P.S. Just because you read it on a blog doesn't mean it's true. http://graysky.org/2013/09/blog-timestamp/ And even this author notes that for some publishing, the timing is highly relevant. If you want to be the blog of record, your content is such content.

7) Comments. Needs filtering or a one-click-load-all-comments button.

D1, its bugs notwithstanding, could do this with three middle clicks into new tabs of about 100 comments per tab.

D2 could do this with two drags over the slider and a load-all-comments. (or a load-500-comments and then a load-all-comments).

D3 doesn't seem to be able to do this as far as I can tell.

8) Black-on-grey is less readable than black-on-white.

Sorry, OS X people, this is fail. I can tolerate this only because I can manually override it client-side. It's horrible and makes the site unreadable, but, well, it's something even an idiot like me can forcibly override client-side in 5 minutes. It's hardly the worst defect of the redesign.

9) Floating DIVs. Really? *REALLY?!?!* Some of us use something other than mice or greasy fingers on touchscreens to scroll.

10) Auto-refresh. There's a preference to disable this, right? Right?

11) Will D1 be preserved? I felt that D2 was something I could adapt to, and on occasion, I prefer its presentation to that of D1. This is unusable, and I will leave if it goes through as presented.

12) Like most UX redesigns, I know that the overwhelming flood of negative feedback will be ignored. We're just the users. We don't know a thing about design, and it's the designer's attitude that matters, not whether it's usable or not.

This means I'm likely to be leaving for other places soon. I'm not sure where I'll go yet, but I'll find a community somewhere. Fark's fun but nontechnical. Digg's dead, and good riddance. Reddit requires too many mouse clicks to do anything. HN is clean, elegant, technical, informative and so bone-dry sterile that I can only go there once a day.

Thank you, /., for 15 years of providing a place for funsightformative coments. There was truly no place like this. I respect that the Dice sale was as good an exit as you could have made under the circumstances (I thought SlashBI might have actually gotten some traction given some time), but failing to prevent their UX people from killing Slashdot was a pretty ignoble end to what was once a proud website.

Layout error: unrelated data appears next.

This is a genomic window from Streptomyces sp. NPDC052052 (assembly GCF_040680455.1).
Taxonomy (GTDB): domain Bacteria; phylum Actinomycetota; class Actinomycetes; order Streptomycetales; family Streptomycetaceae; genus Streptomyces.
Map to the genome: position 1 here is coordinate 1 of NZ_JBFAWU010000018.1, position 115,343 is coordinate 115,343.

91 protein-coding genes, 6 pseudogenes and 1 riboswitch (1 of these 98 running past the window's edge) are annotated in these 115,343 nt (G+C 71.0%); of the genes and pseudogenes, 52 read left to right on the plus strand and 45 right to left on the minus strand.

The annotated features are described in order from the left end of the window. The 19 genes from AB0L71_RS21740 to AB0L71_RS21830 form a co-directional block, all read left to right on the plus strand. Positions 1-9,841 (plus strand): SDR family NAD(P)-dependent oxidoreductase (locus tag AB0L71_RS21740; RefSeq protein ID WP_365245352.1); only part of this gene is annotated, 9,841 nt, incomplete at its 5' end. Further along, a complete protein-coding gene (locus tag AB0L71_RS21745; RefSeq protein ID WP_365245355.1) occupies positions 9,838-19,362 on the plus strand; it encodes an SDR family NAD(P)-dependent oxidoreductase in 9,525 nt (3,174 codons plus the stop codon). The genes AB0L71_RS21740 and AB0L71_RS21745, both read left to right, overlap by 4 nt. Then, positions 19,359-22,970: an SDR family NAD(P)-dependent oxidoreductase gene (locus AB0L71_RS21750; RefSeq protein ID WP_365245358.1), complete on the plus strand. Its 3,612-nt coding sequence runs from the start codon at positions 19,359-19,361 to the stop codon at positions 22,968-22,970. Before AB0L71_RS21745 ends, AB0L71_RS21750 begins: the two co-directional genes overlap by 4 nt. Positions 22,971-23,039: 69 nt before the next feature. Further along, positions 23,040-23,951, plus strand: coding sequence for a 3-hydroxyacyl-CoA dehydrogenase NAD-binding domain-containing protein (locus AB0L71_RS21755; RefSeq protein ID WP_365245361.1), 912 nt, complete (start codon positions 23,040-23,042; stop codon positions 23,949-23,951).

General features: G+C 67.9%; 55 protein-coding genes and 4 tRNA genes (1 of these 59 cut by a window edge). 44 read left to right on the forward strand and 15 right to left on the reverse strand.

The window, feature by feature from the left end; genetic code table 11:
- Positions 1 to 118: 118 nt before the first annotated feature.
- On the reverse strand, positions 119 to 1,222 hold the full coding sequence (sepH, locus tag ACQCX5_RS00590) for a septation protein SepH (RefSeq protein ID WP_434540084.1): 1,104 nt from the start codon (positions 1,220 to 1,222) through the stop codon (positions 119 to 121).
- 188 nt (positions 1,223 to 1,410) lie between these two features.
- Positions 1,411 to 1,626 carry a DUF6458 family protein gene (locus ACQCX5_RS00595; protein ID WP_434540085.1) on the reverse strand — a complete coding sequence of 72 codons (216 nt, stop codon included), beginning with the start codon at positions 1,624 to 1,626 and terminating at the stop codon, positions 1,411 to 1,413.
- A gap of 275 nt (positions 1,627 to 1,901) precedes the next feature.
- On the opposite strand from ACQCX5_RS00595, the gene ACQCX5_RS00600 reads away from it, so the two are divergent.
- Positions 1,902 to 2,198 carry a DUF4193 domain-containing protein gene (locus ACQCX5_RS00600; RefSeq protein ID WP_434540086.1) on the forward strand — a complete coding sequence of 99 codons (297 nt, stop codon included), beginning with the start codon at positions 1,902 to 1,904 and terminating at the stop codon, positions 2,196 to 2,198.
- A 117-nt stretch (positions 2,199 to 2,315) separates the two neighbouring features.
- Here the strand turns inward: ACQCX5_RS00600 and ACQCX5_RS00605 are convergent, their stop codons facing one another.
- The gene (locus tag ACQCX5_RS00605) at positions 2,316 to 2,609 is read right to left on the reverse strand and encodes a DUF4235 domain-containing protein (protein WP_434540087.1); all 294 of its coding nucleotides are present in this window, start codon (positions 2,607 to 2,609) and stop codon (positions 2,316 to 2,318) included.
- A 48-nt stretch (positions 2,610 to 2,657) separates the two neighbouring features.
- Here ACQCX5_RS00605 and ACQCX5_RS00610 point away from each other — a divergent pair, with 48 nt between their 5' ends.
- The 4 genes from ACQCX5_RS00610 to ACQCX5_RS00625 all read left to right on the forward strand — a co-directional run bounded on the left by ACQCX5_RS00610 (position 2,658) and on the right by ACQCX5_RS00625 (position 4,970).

Good luck in your future endeavors.

Signing off, Tackhead (#54550)
5-digit-club, with 43 achievements, 2^9 +5 comments, 2^8 consecutive daily reads, embarassingly low 2^2 metamod score; I suppose I'd have metamoderated more often if the UI for that hadn't been broken in the upgrade to Slashdot 2.0, (I still don't know if +/- means that the comment was good/bad, or if the moderation done to the comment was fair/unfair, and yes, that distinction is important in the case of "+1 Funny" vs "-1 Flamebait" because the mod missed the joke) and maybe it's fitting that Diana Moon Glampers: UX Designer was my last +5.

(P.S.: Does anyone know how I can tell how many comments I've posted in total? I'd like to know before I go.)

Comment Re:You've broken comments; BADLY (Score 1) 69

So what's the plan going forward? I've had a couple of hours to cool down and formulate my objections more objectively.

1) Images: Meh, I can take 'em or leave 'em. I can understand users' frustration, but they're trivial to block client-side.

2) Whitespace:

Narrow the spacing between lines.

It's like reading in doublespaced/triplespaced form.

3) Whitespace. I think people have
told you the fixed-width column
was too narrow. But just in case,
here's another reminder.

4) Content and presentation of article summaries:
(From the click-to-expand department)

All that whitespace, and you can't even display the full article summary? Because some web designer said all summaries had to fit within a maximum number of vertical pixels before requiring a mouse click? And you(...rest of this objection after the jump ... *click*)
believed him? Really? :)

5) Comments. User numbers (UIDs) need to be displayed. They're a useful indicator age of account and therefore useful for helping mentally filter trolls/shills. (Umm, sorry, noobs, but if your UID indicates an account created in the past day or so, it takes me a while to accept you as a regular ;)